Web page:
The Three Tier Distinction
Mark Yarhouse and the Institute for the Study of Sexual Identity use this Three Tier Distinction to help people articulate the relationship between their sexual identity and sexual attractions.
When we refer to the â€œthree tier distinction,â€ we are talking about a distinction between same-sex attraction, a homosexual orientation, and a gay identity.Â Â Same sex attraction refers to experiences of physical and emotional attraction to a person of the same sex.Â It does not define a person. In fact, it is one of the most descriptive ways to talk about a personâ€™s experiences.Â Homosexual orientation describes the persistence of attraction to the same sex. When a person speaks of having a homosexual orientation, they are again not necessarily defining themselves as a person, but providing information about their same-sex sexuality as an enduring pattern of attraction.Â When we think about the word â€œgayâ€ as an identity, we often refer to a person who adopts the word â€œgayâ€ as who they are (rather than how they are). We recognize that there is a new generation of Christians who use gay more as an adjective to describe their sexual orientation, for example, a traditionally believing Christian who has a homosexual orientation might say, â€œI am a celibate gay Christian.â€ Others, however, use gay to designate who they are (as identity) and others often assume through that identity label that the person views same-sex relationships as morally permissible.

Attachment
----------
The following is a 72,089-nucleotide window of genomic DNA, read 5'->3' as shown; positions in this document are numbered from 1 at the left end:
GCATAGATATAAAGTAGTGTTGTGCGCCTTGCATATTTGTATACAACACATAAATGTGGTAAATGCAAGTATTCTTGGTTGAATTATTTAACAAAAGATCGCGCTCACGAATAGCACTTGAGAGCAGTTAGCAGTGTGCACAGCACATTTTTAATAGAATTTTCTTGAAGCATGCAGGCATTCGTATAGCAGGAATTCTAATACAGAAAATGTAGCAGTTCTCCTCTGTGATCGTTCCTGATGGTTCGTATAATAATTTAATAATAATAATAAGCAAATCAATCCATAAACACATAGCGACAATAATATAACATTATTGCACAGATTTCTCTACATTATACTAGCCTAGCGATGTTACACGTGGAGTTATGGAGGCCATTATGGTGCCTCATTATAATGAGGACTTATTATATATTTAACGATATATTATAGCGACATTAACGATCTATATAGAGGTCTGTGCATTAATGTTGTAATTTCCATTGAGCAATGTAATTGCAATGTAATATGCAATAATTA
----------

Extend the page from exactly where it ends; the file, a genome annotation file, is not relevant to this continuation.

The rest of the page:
The three tier distinction provides an alternative route to how one thinks about their identity and it can be useful to some people at certain points in their identity development. The three-tier distinction would allow a person who experiences same sex attraction or a homosexual orientation to describe what they experience/feel without making a statement about their identity. Identity is a label that a person can choose for themselves, and different people have made different decisions about identity labels and their meaning. For example, some Christians have preferred to form their identity in Christ rather than referencing their same-sex sexuality. Others do both in referring to themselves as either a â€œgay Christianâ€ or a â€œcelibate gay Christian.â€
The three tier distinction should not be used to set an expectation that another person use descriptive language over an identity label. Rather, it is intended as a pastoral or counseling resource for those who find it helpful as they navigate sexual identity questions and concerns.
Is this a useful way to talk about the distinction of sexual attraction and sexual identity? If not, why not?